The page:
A 19-year-old man killed a kitten by throwing an empty beer bottle at it because he "didn't like cats".
Selu Bond Moala was sentenced to 150 hours' community work when he appeared in the Manukau District Court yesterday after being convicted of wilfully ill-treating an animal.
His lawyer, Mary-Anne Lowe, said Moala did not know how injured the kitten was after hitting it with the bottle.
She said Moala had pleaded guilty early, was still at school and could be eligible for a discharge without conviction in other circumstances.
But Judge Charles Blackie said he would not consider a discharge without conviction.
"I think a discharge without conviction would cause public outrage," he said.
Judge Blackie said Moala had been drinking with a friend when he had thrown the beer bottle at the kitten.
Judge Blackie said Moala was asked by police why he had thrown the bottle. "You said you didn't like cats. I don't think people like you at this point in time."
The judge also read from a victim impact statement from a woman who had to explain the death of the kitten to her children. The kitten did not belong to the woman but came to her house and she would feed it.
"Her children were very sad that the kitten was killed. One child tried to wake the kitten up but it was clearly dead."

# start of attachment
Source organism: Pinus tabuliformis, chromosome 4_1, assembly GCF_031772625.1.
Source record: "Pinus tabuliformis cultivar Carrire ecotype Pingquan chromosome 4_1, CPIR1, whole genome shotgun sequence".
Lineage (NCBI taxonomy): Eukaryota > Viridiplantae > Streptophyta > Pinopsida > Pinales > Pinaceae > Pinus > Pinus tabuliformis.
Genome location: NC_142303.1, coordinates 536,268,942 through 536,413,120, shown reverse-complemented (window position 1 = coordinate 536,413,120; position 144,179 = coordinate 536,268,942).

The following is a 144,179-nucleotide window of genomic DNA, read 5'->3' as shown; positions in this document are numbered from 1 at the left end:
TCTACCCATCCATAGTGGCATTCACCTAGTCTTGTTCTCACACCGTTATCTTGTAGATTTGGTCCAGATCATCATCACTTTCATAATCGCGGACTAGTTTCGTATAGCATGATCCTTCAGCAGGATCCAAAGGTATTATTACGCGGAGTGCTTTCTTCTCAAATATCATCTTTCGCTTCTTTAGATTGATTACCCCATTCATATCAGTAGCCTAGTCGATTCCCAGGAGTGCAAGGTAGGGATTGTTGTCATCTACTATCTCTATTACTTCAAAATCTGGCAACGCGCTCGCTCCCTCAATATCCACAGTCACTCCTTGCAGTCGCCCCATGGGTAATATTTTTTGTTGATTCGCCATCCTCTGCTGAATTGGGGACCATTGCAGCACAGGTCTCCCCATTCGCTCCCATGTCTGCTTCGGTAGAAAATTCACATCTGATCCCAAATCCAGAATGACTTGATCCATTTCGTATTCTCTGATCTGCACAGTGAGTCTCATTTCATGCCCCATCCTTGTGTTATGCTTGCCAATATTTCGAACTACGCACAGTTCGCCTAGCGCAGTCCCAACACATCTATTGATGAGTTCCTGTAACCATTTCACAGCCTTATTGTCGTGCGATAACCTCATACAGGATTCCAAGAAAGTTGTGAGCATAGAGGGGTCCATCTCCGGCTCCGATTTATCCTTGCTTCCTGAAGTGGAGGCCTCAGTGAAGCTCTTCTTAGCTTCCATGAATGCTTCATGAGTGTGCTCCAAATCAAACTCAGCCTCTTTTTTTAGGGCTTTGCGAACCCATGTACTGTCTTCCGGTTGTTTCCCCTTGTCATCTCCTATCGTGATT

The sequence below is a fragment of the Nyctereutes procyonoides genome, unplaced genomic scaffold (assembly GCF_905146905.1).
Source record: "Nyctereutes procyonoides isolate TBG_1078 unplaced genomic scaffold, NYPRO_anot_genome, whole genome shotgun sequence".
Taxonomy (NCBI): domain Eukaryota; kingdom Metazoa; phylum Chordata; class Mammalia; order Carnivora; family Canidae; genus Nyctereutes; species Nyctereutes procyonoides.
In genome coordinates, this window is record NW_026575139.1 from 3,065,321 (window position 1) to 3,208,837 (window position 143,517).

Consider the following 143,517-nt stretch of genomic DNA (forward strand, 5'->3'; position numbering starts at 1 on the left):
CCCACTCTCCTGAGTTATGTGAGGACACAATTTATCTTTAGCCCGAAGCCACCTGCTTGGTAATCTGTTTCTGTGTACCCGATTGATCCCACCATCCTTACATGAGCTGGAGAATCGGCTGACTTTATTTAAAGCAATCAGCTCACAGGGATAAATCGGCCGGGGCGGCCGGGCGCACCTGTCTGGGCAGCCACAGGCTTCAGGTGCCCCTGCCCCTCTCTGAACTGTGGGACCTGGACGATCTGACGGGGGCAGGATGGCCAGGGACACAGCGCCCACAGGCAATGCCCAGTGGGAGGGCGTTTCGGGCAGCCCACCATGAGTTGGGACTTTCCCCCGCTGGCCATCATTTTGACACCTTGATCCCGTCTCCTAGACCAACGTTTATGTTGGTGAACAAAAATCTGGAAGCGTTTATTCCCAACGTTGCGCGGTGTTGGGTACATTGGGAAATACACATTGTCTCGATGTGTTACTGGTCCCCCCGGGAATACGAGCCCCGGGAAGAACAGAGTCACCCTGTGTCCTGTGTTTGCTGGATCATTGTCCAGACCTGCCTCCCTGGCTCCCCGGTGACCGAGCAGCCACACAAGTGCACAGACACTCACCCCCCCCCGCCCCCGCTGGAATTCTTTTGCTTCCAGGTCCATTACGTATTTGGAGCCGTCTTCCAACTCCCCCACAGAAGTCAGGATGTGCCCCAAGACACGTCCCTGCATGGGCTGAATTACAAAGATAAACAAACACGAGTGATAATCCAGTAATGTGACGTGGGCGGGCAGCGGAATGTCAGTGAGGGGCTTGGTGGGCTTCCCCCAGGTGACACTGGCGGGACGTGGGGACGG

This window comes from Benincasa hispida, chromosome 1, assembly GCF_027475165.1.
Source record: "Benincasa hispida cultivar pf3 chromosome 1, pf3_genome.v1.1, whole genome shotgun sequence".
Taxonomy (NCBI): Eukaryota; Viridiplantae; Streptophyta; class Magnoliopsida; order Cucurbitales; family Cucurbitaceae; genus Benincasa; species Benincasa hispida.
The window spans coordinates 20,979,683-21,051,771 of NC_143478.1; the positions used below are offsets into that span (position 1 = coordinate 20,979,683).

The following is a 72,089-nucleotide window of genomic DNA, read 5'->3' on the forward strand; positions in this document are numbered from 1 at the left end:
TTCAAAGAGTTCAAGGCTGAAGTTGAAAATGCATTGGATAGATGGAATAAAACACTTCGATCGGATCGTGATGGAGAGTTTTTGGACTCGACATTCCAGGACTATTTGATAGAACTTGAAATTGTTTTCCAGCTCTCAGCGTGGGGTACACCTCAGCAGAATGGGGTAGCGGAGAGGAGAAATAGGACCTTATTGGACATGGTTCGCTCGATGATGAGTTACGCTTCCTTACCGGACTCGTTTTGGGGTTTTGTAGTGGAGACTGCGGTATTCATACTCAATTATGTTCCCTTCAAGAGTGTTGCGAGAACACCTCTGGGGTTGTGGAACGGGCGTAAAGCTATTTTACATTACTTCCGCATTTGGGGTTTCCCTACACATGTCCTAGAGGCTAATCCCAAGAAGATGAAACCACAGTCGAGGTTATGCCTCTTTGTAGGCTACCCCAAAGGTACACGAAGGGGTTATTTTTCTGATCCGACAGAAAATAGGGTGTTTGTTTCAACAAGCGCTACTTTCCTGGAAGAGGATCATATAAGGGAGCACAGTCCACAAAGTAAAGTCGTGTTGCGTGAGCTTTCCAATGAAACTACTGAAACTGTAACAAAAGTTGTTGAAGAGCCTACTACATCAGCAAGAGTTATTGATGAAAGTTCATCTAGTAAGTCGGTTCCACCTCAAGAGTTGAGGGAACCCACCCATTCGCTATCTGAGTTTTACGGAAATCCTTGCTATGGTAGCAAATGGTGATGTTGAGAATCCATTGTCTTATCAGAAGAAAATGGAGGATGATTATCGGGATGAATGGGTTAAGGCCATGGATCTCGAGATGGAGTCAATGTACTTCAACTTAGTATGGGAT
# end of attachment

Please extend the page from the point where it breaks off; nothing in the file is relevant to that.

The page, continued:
Judge Blackie said people like Moala were sent to prison.
"I can tell you there is very little sympathy for people like you who mistreat animals."
Ms Lowe said outside court the case was "very sad".
"The best thing he could do is acknowledge it, and he does."
She said she hoped Moala might be able to work with animals as part of his community service.
At his home in Otara, Moala said he didn't mean to hit the cat and he was sorry for what he had done.
His mother, Noleni Moala, said she had been to see the cat's owner to apologise on behalf of her son.
The executive director of the SPCA's Auckland branch, Bob Kerridge, said he thought some time in the "cooler" would have been appropriate.
Mr Kerridge said 150 hours' community work was a light sentence.
"Obviously it was a deliberate act and it certainly deserves more if we are to send the message that such acts are unacceptable."